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Men and Their Missing Gerbils

I study moms all day long. And – in all honesty – something they often complain about is dads.

They’re less-than-no-good at the family breakfast routine, they don’t always understand our deep-seated doubt, and their repeated ability to pee on a toilet seat is beyond comprehension.

Men aren’t perfect. They’ve got some growth opportunities in the realm of manhood, husband-hood, and fatherhood. But let’s hit pause on the less-than-helpful story we keep telling ourselves and take a minute to turn it around. Let’s look at something men don’t have that’s remarkable and beautiful: They don’t have gerbils going round and round on running wheels in their minds.

A few years back, my husband and I were on vacation, and I watched a situation play out in full Mexican color that demonstrated the profound absence of gerbils and running wheels.

I woke up early one morning to save the best seats by the pool. Of course, the resort had signs all over the place strictly prohibiting this kind of behavior (racing down to the pool groggy-eyed and tired, dropping off your multi-colored beach towels, and going back to bed), but I didn’t care. I’ve never been much of a rule follower. We were in Cabo – without our children – and by-gosh, we were going to have the best seats in the house as we watched this kid-free vacation unfold.

While saving our seats, I took a minute to sit on the lounge chair and projected in my mind the amazing day we were going to have – laughing and talking and lovingly applying suntan lotion all over each other’s backs. I knew it was a lie – he’d be glued to his iPad all day and I’d be glued to the newest addition to my self-help book library. But, hey, a girl can daydream!

My fairytale of a daydream was quickly interrupted when we returned to our hard-fought seats to find a nearby couple blasting country music.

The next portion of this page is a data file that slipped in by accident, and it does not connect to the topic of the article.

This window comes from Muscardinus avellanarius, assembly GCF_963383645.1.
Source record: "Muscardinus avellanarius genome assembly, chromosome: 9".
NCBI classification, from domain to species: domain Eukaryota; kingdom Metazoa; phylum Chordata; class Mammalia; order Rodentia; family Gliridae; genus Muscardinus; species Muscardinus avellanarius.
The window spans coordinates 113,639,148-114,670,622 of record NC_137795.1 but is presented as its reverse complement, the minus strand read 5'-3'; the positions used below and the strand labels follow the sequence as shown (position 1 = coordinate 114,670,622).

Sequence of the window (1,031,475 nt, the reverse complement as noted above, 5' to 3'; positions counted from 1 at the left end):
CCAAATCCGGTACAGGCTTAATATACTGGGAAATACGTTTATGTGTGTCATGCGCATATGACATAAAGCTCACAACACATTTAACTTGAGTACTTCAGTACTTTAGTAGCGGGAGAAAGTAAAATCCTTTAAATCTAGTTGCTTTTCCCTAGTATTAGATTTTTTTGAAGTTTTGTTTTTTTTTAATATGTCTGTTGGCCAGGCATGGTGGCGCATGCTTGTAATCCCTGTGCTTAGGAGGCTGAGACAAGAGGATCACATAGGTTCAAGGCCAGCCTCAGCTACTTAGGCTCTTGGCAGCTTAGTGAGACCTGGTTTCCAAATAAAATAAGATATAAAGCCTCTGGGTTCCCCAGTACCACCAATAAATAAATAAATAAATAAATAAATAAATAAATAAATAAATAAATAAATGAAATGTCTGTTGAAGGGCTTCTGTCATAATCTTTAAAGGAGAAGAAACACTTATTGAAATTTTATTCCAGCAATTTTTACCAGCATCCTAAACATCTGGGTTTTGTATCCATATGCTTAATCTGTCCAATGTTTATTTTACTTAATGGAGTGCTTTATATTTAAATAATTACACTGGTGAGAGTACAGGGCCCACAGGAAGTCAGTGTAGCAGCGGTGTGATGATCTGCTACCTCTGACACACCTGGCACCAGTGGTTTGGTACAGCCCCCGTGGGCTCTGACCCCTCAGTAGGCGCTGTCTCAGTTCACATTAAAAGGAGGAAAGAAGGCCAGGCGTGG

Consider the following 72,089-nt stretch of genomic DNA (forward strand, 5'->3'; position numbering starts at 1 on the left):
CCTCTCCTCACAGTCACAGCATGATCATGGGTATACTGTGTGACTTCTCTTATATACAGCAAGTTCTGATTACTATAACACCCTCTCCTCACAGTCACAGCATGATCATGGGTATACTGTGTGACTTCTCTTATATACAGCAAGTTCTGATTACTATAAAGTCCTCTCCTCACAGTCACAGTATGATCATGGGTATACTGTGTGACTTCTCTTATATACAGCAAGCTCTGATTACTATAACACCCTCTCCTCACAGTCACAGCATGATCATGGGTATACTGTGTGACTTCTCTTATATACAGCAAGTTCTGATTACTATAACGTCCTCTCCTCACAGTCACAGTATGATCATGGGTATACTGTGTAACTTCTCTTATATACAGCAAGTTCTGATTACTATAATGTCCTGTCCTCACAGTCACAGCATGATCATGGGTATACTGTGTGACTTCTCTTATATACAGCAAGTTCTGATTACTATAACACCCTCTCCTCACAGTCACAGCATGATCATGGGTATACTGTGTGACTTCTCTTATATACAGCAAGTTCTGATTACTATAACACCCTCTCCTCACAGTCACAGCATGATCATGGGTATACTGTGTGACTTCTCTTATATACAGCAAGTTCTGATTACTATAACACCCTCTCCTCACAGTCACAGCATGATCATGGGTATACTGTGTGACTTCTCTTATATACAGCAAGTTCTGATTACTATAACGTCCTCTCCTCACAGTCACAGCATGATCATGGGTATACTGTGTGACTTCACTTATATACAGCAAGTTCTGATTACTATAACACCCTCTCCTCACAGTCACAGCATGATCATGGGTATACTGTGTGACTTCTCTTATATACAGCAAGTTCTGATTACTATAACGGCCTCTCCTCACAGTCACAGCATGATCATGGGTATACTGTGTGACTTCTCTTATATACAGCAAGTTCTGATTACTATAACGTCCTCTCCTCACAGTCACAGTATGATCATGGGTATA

Uh-oh. This wasn’t going to end well.

While I adore country music, my husband (born and raised in Switzerland) does not share my affinity for the genre. He has said on many occasions that the lyrics make him feel “overly sad and angry—and who wants to feel that way?”

He immediately looked over at me and said, “I’m going to have to say something.”

Oh. Lord.

And they’re off! It’s like the gerbils in my mind heard a starter’s pistol and bolted – racing to nowhere on their teeny, tiny running wheels.

Years ago, my girlfriends and I came up with this metaphor for the chaos of hyper-scrutiny that occurs in our minds when we start to stew, project, and worse-case-scenario the heck out of everyday situations.

Poolside in Cabo, I immediately started projecting how this situation was going to end, despite the fact that it hadn’t even remotely begun.

It’s amazing. In forty-seven seconds, the gerbils helped me envision three very different, but equally horrible outcomes:

1.This 250-pound man-of-a-man (who could easily punt kick us both across the pool) is going to start yelling at my husband, calling him horrible names, and causing the entire poolside audience to think we’re lamer than lame.

2. The guy’s going to refuse to turn off the music, my husband will get upset, and we’re going to have to move to a crappy set of seats that are only open because the rule followers are still sleeping.

3. I’m going to feel horrible every time we see this couple around the resort, and I’ll go out of my way to smile and make small talk so that they don’t
think we’re jerks.

Man, those gerbils are fast!

When I sat up in my chair, scoping out where we would move to and how long it would take us to haul all our stuff there, I spotted my husband walking over to the music man.

Since it was a short walk, I only had time to blurt out, “Pleeeeeeeeeeeeease be nice, Honey!”

Richard: “Hey man, I don’t mean to be a pain, but is there any way you can turn it down?”

Music Man: “Oh, yeah, sorry about that, man. Of course – no problem.”


And the gerbils collapsed on their running wheel, looping around it in defeat. The very dramatic, day-ruining, geesh-we’re-horrible-people event was over in under three seconds.

Handled like many men are wired to handle things – quickly and honestly.

As I sat in stunned silence, I thought about how, when presented with a problem, my instinct was to stew on it and project horrible endings to the situation, while my husband’s instinct was to simply go solve it.

Men aren’t perfect. And neither are we. Every once in a while, it’s nice to look at what they don’t have in a positive light, as a lesson to be learned.

Men don’t live in their minds (many of them anyway). They live in the real world. Can you even imagine such a thing?

Katherine Wintsch is a nationally recognized expert on modern motherhood, founder of The Mom Complex in Richmond, and author of “Slay Like a Mother.” The majority of her expertise comes from studying the passion and pain points of mothers around the world. The rest, she says, is accumulated from a little trial and a whole lot of error while raising her own two children, Layla and Alex.
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